While it’s hard to face all these rejections, Dixon believes if you’re not dealing with it every day, your goals aren’t ambitious enough.15. Marc Eck?, founder of Marc Eck? Enterprises: Let your experience (and the advice of others) guide you.
As Eck? puts it, “[Y]ou can’t always learn everything in school. Sometimes your philosophy develops from your interaction with the world.”16. Kevin Efrusy, founder of IronPlanet, Corio and general partner at Accel: Be willing to risk everything on your radical idea.
If you’re not, you could be missing out on major industry changes. You need to always have your pulse on the next new “disruption” to put you in an offensive position instead of a defensive one. Courtesy of Caterina Fake
17. Caterina Fake, founder of Flickr, Hunch and Findery, and chairman of Etsy: Keep your anxiety to yourself.
You’ll always have anxieties, especially if you’re taking big risks. If you let your day-to-day anxieties come out at work, it will infect your company. Be sure to protect your employees and deal with your anxieties in another way. 18. Mitch Free, founder of MFG.com: Be wary of toxic comparisons.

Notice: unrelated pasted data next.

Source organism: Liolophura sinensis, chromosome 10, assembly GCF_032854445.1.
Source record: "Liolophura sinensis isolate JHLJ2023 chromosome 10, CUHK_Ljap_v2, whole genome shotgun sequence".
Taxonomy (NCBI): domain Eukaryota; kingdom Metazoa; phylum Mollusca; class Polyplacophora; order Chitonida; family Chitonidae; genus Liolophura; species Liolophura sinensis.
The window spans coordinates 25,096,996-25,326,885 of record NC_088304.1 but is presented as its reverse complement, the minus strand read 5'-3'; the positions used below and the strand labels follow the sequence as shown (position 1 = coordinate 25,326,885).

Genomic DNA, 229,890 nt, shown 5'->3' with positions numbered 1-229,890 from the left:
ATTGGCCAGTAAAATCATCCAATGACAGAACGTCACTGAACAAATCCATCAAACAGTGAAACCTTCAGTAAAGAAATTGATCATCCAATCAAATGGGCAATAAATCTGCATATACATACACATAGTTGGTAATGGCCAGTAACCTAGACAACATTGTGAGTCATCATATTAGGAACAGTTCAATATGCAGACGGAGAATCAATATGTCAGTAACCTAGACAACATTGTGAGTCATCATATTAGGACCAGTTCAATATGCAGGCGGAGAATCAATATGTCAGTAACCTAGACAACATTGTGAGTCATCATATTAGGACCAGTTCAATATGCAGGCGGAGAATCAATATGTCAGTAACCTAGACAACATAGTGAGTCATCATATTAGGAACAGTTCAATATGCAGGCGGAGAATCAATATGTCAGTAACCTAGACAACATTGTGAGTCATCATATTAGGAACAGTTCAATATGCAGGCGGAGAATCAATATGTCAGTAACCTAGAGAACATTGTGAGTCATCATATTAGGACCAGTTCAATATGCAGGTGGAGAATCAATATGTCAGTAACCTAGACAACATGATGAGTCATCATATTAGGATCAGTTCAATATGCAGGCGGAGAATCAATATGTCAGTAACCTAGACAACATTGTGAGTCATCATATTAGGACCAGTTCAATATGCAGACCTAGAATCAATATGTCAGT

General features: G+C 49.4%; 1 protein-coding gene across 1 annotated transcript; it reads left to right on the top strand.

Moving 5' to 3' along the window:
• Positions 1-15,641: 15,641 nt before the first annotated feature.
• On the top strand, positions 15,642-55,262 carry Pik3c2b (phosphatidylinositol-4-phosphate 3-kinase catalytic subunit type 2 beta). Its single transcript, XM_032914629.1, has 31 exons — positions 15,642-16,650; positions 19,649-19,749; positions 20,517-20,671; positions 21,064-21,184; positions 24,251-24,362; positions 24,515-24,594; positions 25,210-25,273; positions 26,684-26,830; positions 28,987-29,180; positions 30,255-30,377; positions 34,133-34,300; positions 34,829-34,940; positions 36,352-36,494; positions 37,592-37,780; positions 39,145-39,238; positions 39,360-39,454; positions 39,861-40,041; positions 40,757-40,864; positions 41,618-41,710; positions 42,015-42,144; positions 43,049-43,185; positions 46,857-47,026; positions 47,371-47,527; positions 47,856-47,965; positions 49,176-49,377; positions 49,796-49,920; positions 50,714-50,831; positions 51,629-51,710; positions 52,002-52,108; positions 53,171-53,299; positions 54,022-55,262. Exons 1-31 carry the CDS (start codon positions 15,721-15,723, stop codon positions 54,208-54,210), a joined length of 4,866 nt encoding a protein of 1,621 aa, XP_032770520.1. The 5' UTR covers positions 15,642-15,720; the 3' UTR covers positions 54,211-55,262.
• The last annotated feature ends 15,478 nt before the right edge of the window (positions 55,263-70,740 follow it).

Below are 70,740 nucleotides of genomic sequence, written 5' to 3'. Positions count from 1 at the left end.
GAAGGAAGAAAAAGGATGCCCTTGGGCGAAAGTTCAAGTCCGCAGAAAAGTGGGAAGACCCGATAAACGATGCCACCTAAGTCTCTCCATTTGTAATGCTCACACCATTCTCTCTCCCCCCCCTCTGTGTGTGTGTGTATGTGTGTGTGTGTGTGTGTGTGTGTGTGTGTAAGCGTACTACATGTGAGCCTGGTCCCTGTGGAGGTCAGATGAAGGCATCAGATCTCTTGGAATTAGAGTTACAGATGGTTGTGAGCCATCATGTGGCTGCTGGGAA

While there's value in learning about your competitors, too much analysis can lead to groupthink—you’ll wind up being similar to your competitors without offering anything new. Keeping yourself free of comparison allows you to “cut [your] own road,” Free says. 19. Lisa Gansky, founder of Ofoto: It’s okay to be paranoid.
Going to the extremes can obviously be detrimental, but Gansky argues that a little paranoia can motivate you to stay on top of market trends and keep yourself relevant. 20. Tom Gardener, founder of The Motley Fool: Ask yourself why you’re being paid.
If you understand why your customers choose you over a competitor, you can improve your product or service and offer something even better. 21. Eileen Gittens, founder of Blurb: Take off the rose colored glasses.
While it’s important to be in love with your idea for a business, you also need to listen to people who tell you “it’s crap” or offer suggestions for improvement.
22. Charles Best, founder of DonorsChoose.org: Use your good fortune to breed more.